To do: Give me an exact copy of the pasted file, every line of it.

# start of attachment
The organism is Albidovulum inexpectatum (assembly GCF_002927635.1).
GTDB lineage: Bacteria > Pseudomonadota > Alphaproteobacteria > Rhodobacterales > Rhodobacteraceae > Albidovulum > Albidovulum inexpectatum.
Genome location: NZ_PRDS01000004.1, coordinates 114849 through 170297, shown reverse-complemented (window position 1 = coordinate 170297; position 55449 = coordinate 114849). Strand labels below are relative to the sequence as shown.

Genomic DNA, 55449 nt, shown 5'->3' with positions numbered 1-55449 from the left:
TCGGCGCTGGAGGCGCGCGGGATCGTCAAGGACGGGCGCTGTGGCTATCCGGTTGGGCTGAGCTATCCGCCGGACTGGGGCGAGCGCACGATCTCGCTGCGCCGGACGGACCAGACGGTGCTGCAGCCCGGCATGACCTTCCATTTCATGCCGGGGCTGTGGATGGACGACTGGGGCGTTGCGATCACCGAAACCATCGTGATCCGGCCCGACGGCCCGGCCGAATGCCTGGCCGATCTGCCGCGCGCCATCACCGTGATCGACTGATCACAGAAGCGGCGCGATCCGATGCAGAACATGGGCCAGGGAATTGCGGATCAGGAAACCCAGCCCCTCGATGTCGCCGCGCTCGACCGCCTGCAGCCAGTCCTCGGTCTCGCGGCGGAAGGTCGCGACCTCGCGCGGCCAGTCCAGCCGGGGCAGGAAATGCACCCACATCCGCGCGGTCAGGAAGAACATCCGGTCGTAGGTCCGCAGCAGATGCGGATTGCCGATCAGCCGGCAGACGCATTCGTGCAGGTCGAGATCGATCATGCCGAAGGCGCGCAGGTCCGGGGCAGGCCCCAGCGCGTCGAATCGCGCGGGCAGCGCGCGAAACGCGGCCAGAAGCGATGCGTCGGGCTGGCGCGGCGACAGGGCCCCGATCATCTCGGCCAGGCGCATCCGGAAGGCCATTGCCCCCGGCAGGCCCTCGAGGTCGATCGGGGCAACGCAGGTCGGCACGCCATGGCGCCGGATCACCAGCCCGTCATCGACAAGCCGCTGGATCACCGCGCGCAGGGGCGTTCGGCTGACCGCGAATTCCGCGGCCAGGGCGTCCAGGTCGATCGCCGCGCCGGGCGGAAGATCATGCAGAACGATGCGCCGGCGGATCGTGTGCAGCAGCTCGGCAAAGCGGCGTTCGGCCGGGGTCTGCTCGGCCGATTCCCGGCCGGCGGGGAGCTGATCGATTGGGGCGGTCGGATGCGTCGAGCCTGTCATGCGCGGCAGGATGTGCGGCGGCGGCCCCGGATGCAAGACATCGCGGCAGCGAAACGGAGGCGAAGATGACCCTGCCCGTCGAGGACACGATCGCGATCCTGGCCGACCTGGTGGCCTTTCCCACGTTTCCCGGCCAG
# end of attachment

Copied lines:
The organism is Albidovulum inexpectatum (assembly GCF_002927635.1).
GTDB lineage: Bacteria > Pseudomonadota > Alphaproteobacteria > Rhodobacterales > Rhodobacteraceae > Albidovulum > Albidovulum inexpectatum.
Genome location: NZ_PRDS01000004.1, coordinates 114849 through 170297, shown reverse-complemented (window position 1 = coordinate 170297; position 55449 = coordinate 114849). Strand labels below are relative to the sequence as shown.

Genomic DNA, 55449 nt, shown 5'->3' with positions numbered 1-55449 from the left:
TCGGCGCTGGAGGCGCGCGGGATCGTCAAGGACGGGCGCTGTGGCTATCCGGTTGGGCTGAGCTATCCGCCGGACTGGGGCGAGCGCACGATCTCGCTGCGCCGGACGGACCAGACGGTGCTGCAGCCCGGCATGACCTTCCATTTCATGCCGGGGCTGTGGATGGACGACTGGGGCGTTGCGATCACCGAAACCATCGTGATCCGGCCCGACGGCCCGGCCGAATGCCTGGCCGATCTGCCGCGCGCCATCACCGTGATCGACTGATCACAGAAGCGGCGCGATCCGATGCAGAACATGGGCCAGGGAATTGCGGATCAGGAAACCCAGCCCCTCGATGTCGCCGCGCTCGACCGCCTGCAGCCAGTCCTCGGTCTCGCGGCGGAAGGTCGCGACCTCGCGCGGCCAGTCCAGCCGGGGCAGGAAATGCACCCACATCCGCGCGGTCAGGAAGAACATCCGGTCGTAGGTCCGCAGCAGATGCGGATTGCCGATCAGCCGGCAGACGCATTCGTGCAGGTCGAGATCGATCATGCCGAAGGCGCGCAGGTCCGGGGCAGGCCCCAGCGCGTCGAATCGCGCGGGCAGCGCGCGAAACGCGGCCAGAAGCGATGCGTCGGGCTGGCGCGGCGACAGGGCCCCGATCATCTCGGCCAGGCGCATCCGGAAGGCCATTGCCCCCGGCAGGCCCTCGAGGTCGATCGGGGCAACGCAGGTCGGCACGCCATGGCGCCGGATCACCAGCCCGTCATCGACAAGCCGCTGGATCACCGCGCGCAGGGGCGTTCGGCTGACCGCGAATTCCGCGGCCAGGGCGTCCAGGTCGATCGCCGCGCCGGGCGGAAGATCATGCAGAACGATGCGCCGGCGGATCGTGTGCAGCAGCTCGGCAAAGCGGCGTTCGGCCGGGGTCTGCTCGGCCGATTCCCGGCCGGCGGGGAGCTGATCGATTGGGGCGGTCGGATGCGTCGAGCCTGTCATGCGCGGCAGGATGTGCGGCGGCGGCCCCGGATGCAAGACATCGCGGCAGCGAAACGGAGGCGAAGATGACCCTGCCCGTCGAGGACACGATCGCGATCCTGGCCGACCTGGTGGCCTTTCCCACGTTTCCCGGCCAG